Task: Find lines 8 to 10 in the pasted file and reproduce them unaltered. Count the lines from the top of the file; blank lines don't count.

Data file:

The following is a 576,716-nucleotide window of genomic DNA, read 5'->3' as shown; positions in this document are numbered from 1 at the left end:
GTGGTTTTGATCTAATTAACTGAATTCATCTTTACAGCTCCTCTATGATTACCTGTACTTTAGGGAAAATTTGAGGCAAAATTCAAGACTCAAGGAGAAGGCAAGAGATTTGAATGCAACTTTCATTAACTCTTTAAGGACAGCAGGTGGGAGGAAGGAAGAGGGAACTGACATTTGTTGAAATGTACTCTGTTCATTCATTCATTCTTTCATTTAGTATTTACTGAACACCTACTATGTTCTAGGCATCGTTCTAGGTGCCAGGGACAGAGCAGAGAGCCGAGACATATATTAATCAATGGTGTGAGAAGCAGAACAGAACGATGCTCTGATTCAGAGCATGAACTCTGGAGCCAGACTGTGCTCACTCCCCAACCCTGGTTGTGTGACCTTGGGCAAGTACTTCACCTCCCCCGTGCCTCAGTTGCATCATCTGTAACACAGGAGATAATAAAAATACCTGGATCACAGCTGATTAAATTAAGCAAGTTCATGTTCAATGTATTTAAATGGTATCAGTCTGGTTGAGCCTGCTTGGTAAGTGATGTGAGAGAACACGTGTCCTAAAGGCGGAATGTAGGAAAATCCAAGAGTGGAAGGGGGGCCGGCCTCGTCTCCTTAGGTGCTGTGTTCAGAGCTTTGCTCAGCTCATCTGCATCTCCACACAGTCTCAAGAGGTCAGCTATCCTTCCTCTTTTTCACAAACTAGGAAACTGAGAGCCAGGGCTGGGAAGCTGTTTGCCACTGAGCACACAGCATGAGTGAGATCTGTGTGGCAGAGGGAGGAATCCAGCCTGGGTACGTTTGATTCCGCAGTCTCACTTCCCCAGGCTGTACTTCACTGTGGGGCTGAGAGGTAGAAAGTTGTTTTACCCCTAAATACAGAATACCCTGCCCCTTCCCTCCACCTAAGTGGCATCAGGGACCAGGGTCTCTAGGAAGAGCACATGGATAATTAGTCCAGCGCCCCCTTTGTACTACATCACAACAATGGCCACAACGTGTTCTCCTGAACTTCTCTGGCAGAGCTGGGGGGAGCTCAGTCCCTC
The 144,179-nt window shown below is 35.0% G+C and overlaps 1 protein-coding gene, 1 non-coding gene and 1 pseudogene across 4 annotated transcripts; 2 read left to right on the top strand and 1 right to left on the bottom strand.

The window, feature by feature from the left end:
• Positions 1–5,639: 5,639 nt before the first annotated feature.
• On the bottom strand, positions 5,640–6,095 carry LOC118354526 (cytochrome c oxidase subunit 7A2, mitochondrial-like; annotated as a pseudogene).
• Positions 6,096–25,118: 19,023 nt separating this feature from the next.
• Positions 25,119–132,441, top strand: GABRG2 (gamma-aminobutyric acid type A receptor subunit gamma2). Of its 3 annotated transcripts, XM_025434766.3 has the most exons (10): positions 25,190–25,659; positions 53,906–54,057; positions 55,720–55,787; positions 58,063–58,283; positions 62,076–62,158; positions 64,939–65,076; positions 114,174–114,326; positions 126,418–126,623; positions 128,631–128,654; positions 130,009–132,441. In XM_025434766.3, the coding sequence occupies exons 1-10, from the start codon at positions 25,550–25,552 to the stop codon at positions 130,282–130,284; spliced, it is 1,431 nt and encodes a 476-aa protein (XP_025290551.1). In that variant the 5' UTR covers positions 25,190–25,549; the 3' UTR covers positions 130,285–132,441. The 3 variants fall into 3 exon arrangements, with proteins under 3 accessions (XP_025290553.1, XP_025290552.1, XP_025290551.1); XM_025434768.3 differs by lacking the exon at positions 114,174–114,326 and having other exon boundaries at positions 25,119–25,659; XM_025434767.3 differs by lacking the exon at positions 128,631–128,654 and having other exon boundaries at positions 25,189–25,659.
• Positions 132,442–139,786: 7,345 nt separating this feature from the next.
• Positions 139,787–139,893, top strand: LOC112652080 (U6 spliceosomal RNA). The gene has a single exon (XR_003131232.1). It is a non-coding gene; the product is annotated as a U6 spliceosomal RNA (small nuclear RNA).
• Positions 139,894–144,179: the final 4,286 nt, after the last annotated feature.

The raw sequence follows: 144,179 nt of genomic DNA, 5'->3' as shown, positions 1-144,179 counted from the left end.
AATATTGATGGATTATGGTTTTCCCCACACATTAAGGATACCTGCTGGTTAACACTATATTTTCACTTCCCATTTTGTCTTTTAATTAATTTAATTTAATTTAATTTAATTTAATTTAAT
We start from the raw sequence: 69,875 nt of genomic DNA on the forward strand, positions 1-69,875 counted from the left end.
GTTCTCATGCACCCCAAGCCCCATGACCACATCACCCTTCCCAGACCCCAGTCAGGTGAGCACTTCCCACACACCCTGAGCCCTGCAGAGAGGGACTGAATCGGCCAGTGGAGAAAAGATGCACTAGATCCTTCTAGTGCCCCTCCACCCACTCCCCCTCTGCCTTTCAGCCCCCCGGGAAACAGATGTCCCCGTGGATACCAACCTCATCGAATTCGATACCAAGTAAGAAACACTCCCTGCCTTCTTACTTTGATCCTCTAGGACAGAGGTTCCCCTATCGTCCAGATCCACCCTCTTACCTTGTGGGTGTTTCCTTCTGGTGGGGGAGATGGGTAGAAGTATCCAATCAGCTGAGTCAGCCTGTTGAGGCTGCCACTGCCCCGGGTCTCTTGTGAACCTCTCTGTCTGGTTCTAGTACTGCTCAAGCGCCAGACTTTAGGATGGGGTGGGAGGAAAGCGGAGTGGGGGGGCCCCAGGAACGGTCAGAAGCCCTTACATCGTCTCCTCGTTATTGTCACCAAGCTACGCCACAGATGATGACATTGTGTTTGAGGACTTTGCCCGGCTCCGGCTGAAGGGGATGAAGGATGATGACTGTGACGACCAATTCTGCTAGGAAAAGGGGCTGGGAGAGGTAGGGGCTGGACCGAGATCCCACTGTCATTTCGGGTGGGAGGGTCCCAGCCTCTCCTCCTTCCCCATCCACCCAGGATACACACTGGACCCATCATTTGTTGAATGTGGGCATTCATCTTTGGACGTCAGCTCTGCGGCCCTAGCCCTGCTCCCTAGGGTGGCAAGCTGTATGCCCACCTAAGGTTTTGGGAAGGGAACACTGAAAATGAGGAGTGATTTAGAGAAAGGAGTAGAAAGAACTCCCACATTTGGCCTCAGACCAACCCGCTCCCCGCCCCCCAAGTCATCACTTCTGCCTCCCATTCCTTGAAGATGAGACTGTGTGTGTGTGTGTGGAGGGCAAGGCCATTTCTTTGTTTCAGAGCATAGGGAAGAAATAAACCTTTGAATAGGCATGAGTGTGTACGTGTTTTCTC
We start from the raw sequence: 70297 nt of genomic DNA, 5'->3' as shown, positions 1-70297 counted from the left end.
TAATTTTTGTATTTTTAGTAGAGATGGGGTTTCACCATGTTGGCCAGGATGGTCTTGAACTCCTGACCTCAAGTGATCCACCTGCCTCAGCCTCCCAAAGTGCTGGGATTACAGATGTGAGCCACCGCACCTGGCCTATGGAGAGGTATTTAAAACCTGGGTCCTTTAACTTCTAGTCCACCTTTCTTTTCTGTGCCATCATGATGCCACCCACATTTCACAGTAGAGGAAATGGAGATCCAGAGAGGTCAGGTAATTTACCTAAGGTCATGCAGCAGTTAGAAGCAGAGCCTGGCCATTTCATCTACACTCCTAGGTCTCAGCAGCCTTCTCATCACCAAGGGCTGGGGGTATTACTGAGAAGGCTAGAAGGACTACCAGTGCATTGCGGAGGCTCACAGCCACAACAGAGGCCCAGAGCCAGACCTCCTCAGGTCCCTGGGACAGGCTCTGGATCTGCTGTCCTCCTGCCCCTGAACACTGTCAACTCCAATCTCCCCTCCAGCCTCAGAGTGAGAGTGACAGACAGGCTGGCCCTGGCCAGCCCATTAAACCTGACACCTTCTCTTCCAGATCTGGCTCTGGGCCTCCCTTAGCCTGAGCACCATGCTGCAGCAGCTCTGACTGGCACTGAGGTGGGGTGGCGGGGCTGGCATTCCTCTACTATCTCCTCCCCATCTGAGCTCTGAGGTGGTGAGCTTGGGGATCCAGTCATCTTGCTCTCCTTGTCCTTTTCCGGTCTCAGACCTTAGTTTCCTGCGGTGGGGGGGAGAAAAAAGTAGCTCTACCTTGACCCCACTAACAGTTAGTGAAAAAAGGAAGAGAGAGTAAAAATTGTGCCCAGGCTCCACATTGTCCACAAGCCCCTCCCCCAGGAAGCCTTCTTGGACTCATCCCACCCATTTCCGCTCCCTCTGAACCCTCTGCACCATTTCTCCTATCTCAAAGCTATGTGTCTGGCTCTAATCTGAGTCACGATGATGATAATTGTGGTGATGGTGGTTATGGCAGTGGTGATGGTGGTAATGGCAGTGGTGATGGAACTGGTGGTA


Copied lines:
• Positions 25,119–132,441, top strand: GABRG2 (gamma-aminobutyric acid type A receptor subunit gamma2). Of its 3 annotated transcripts, XM_025434766.3 has the most exons (10): positions 25,190–25,659; positions 53,906–54,057; positions 55,720–55,787; positions 58,063–58,283; positions 62,076–62,158; positions 64,939–65,076; positions 114,174–114,326; positions 126,418–126,623; positions 128,631–128,654; positions 130,009–132,441. In XM_025434766.3, the coding sequence occupies exons 1-10, from the start codon at positions 25,550–25,552 to the stop codon at positions 130,282–130,284; spliced, it is 1,431 nt and encodes a 476-aa protein (XP_025290551.1). In that variant the 5' UTR covers positions 25,190–25,549; the 3' UTR covers positions 130,285–132,441. The 3 variants fall into 3 exon arrangements, with proteins under 3 accessions (XP_025290553.1, XP_025290552.1, XP_025290551.1); XM_025434768.3 differs by lacking the exon at positions 114,174–114,326 and having other exon boundaries at positions 25,119–25,659; XM_025434767.3 differs by lacking the exon at positions 128,631–128,654 and having other exon boundaries at positions 25,189–25,659.
• Positions 132,442–139,786: 7,345 nt separating this feature from the next.
• Positions 139,787–139,893, top strand: LOC112652080 (U6 spliceosomal RNA). The gene has a single exon (XR_003131232.1). It is a non-coding gene; the product is annotated as a U6 spliceosomal RNA (small nuclear RNA).